As I was building an 8085 SBC with a relatively large memory space compared to the microcrontrollers I had previously used, I desired a C compiler for it to develop substantial standalone programs. The 8085, as explained in that project, is basically a 8080 with easier electrical interfacing, and a couple of extra instructions, RIM and SIM. There are also some undocumented instructions, and they may be added to the assembler table but use by the compiler should be optional, for when you do have a 8085.
Casting around for existing free compilers led to a few candiates. For CP/M or DOS there are Dunfield C, and also Hitech C. But these require old development environments (though one could use a virtual machine) and also only support old C standards. There may be other deficiencies due to the limitations of the hosting environment. As they are proprietary, they cannot be developed further.
The Amsterdam Compiler Kit (ACK) is currently being maintained by David Given and does work. The software is rather awkward to install as it has many components. The build process is terrible though getting better through developer efforts. Also it accepts an older standard for C, though there are efforts to bring that up to date. It is used by the 8080/8085 ports of FUZIX by Alan Cox. One advantage of ACK is fhat it also supports a couple of other languages like Pascal, if that is desired.
SDCC is the most modern of the candidates. It supports recent standards for C and is actively maintained. In fact it was a post by Alan Cox (I'm guessing also the lead of FUZIX) in the SDCC mailing list that got me thinking about hacking SDCC to generate 8080 code. If I could pull this off I could develop on Linux.
I tossed all of this in my mind in 2018. All these factors came to my mind:
- Was I sane to do this? The Z80 code generator module gen.c is about 13,000 lines of code. Although I wouldn't have to rewrite all of it from scratch. In fact since the 8080 has some similarities to the Gameboy Z80, I could get a free ride on some of that code.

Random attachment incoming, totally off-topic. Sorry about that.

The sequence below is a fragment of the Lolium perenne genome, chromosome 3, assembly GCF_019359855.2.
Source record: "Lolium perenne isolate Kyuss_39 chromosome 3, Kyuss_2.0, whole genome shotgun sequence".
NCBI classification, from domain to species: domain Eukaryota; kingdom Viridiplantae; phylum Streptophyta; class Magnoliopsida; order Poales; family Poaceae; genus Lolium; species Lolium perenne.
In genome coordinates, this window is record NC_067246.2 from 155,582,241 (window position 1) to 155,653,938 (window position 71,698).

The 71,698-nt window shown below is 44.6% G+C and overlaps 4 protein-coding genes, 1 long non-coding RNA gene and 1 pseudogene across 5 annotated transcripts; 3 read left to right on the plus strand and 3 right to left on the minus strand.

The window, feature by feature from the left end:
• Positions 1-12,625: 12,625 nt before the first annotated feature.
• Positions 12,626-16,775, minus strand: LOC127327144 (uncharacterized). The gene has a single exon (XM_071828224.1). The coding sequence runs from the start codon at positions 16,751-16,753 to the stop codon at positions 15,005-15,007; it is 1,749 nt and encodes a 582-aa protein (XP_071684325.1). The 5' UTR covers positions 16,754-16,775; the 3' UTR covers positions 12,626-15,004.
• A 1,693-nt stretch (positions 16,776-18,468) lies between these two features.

- Will it be of any use? Very few people have only the 8080 or 8085 these days. If they develop for retro CPUs it's more likely to be the Z80 or its faster and more capable descendants for which SDCC works fine. Few people care about the 8080 anymore. In the worst case, just me.
- What are the steps I should take?
As it turned out, I did some steps fairly quickly and had long hiatuses for others. It's not usable yet and there is a possibility it might never be. I agonised if I should post this as a project. In the end I've decided to present it as is. It:
- Will probably remain an ongoing project forever even if I get it to work acceptably as some bugs may take a long time to surface or nobody will use it enough to tickle the bug
- Will not be easy to install as you have to build from a git clone
- May never be accepted in the mainstream SDCC as I may have done too much violence to the Z80 code generator module (but it might be acceptable if separated into another module, if anybody cares)
- May not be of use to anybody, including myself
- May be instructive for anybody wanting to augment the work or do something similar with another Instruction Set Architecture
Now that I have accepted the software condition (an analogue of the human condition) I shall present a series of logs. This is not happening in real-time. Some steps were completed months ago, and some are still in progress. I will also update the status in this description according to progress.